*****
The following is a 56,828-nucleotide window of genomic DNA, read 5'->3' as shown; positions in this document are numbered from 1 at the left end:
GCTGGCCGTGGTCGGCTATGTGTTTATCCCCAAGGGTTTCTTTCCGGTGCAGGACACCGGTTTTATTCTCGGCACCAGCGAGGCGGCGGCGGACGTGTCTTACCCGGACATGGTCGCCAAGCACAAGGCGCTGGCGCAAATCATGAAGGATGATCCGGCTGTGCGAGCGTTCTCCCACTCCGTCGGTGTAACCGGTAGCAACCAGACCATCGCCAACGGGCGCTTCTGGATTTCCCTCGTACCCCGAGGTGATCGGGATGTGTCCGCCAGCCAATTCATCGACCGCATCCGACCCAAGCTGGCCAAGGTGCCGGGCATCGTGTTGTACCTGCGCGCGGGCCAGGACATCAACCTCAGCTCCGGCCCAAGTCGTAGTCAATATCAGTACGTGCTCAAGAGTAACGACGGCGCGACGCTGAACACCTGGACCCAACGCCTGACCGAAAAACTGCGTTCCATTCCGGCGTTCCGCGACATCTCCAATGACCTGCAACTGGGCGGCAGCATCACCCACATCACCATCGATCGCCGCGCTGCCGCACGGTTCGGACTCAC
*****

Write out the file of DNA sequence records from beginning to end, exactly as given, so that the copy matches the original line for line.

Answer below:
The following is a 56,828-nucleotide window of genomic DNA, read 5'->3' as shown; positions in this document are numbered from 1 at the left end:
GCTGGCCGTGGTCGGCTATGTGTTTATCCCCAAGGGTTTCTTTCCGGTGCAGGACACCGGTTTTATTCTCGGCACCAGCGAGGCGGCGGCGGACGTGTCTTACCCGGACATGGTCGCCAAGCACAAGGCGCTGGCGCAAATCATGAAGGATGATCCGGCTGTGCGAGCGTTCTCCCACTCCGTCGGTGTAACCGGTAGCAACCAGACCATCGCCAACGGGCGCTTCTGGATTTCCCTCGTACCCCGAGGTGATCGGGATGTGTCCGCCAGCCAATTCATCGACCGCATCCGACCCAAGCTGGCCAAGGTGCCGGGCATCGTGTTGTACCTGCGCGCGGGCCAGGACATCAACCTCAGCTCCGGCCCAAGTCGTAGTCAATATCAGTACGTGCTCAAGAGTAACGACGGCGCGACGCTGAACACCTGGACCCAACGCCTGACCGAAAAACTGCGTTCCATTCCGGCGTTCCGCGACATCTCCAATGACCTGCAACTGGGCGGCAGCATCACCCACATCACCATCGATCGCCGCGCTGCCGCACGGTTCGGACTCAC